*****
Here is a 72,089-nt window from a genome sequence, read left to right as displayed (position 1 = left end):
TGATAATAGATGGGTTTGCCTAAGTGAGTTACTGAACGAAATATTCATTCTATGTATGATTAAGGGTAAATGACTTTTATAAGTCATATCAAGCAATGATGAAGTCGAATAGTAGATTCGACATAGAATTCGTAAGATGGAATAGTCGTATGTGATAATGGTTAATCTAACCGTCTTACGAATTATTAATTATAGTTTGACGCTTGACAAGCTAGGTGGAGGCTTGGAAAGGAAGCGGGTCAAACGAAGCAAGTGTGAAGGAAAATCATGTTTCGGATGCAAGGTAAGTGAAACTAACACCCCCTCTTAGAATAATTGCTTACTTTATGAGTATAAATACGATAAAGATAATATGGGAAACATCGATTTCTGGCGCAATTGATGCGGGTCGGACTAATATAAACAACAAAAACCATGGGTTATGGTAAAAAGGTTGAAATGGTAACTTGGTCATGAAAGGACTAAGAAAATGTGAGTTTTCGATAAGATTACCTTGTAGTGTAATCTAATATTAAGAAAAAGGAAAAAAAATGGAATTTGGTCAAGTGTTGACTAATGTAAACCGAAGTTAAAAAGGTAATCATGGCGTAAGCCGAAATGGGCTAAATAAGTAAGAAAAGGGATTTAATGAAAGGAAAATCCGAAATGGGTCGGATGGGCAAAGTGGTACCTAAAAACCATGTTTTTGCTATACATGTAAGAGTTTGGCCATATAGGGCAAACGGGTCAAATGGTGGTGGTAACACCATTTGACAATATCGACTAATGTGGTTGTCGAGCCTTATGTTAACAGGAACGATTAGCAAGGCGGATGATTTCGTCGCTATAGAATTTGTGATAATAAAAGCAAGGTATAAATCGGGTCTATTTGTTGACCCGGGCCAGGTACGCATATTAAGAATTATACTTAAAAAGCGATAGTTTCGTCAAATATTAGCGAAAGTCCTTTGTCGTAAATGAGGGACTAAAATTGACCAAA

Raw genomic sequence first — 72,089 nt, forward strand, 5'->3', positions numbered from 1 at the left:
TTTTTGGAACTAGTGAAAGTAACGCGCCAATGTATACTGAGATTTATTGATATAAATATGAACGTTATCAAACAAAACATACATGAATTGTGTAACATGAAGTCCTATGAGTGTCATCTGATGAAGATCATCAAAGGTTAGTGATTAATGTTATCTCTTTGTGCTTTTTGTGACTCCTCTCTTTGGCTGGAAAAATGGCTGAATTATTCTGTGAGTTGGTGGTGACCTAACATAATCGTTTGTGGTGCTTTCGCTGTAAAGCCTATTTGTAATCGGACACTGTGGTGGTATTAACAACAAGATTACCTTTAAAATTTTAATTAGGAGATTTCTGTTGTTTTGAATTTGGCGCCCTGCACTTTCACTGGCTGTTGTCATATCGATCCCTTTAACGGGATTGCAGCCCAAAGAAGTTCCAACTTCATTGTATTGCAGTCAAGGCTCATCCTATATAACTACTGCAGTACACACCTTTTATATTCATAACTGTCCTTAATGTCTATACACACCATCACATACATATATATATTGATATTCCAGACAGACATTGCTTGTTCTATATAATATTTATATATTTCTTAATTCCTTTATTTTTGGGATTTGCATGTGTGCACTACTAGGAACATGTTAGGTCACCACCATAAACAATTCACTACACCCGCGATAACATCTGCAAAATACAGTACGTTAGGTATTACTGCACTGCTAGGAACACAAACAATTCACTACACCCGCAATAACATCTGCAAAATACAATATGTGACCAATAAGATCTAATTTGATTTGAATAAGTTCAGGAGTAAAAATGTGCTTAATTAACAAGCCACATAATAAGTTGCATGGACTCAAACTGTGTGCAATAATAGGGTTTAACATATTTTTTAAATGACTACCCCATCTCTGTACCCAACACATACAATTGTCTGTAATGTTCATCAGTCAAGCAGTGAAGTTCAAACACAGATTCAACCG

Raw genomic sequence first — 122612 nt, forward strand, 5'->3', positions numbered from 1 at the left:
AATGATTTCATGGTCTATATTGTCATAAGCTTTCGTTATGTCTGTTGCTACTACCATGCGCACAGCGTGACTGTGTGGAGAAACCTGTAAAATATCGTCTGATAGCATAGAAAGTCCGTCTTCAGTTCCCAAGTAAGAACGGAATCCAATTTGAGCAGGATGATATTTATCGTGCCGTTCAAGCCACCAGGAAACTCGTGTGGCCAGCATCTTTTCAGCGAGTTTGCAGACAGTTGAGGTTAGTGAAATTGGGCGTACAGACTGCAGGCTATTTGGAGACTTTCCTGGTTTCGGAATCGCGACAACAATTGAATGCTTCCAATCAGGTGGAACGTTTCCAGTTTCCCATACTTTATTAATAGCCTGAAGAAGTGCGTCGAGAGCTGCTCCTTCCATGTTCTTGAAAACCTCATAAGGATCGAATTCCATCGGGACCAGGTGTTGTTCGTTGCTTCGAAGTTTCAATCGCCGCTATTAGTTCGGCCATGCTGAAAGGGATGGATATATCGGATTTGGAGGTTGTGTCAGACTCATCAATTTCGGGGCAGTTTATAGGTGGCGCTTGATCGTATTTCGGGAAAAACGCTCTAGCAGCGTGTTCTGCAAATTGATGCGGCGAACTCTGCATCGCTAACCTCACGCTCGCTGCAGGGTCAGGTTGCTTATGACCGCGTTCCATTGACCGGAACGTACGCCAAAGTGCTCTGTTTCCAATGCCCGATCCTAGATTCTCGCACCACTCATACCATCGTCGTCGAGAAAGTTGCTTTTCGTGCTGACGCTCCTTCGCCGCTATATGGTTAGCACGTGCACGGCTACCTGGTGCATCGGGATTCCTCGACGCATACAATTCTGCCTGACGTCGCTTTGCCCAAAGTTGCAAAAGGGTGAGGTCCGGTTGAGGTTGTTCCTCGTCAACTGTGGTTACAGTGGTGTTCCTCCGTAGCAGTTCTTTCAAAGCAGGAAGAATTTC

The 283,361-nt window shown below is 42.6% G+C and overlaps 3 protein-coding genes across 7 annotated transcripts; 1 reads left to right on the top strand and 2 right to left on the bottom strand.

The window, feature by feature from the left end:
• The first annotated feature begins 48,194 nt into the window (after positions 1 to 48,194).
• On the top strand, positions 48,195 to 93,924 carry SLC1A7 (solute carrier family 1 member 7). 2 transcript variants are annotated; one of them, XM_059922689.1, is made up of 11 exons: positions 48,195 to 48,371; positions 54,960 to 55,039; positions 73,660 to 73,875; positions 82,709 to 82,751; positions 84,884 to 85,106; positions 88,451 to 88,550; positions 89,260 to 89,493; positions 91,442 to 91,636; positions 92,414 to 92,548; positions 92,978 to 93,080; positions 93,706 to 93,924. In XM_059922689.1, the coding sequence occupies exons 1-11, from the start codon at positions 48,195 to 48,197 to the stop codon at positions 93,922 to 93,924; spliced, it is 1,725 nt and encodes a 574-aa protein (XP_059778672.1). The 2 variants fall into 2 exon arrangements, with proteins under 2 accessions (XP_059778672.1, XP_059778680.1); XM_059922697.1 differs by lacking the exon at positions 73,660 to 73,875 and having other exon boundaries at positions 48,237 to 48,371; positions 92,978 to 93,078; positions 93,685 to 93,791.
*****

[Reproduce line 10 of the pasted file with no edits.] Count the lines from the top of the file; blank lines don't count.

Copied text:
• On the top strand, positions 48,195 to 93,924 carry SLC1A7 (solute carrier family 1 member 7). 2 transcript variants are annotated; one of them, XM_059922689.1, is made up of 11 exons: positions 48,195 to 48,371; positions 54,960 to 55,039; positions 73,660 to 73,875; positions 82,709 to 82,751; positions 84,884 to 85,106; positions 88,451 to 88,550; positions 89,260 to 89,493; positions 91,442 to 91,636; positions 92,414 to 92,548; positions 92,978 to 93,080; positions 93,706 to 93,924. In XM_059922689.1, the coding sequence occupies exons 1-11, from the start codon at positions 48,195 to 48,197 to the stop codon at positions 93,922 to 93,924; spliced, it is 1,725 nt and encodes a 574-aa protein (XP_059778672.1). The 2 variants fall into 2 exon arrangements, with proteins under 2 accessions (XP_059778672.1, XP_059778680.1); XM_059922697.1 differs by lacking the exon at positions 73,660 to 73,875 and having other exon boundaries at positions 48,237 to 48,371; positions 92,978 to 93,078; positions 93,685 to 93,791.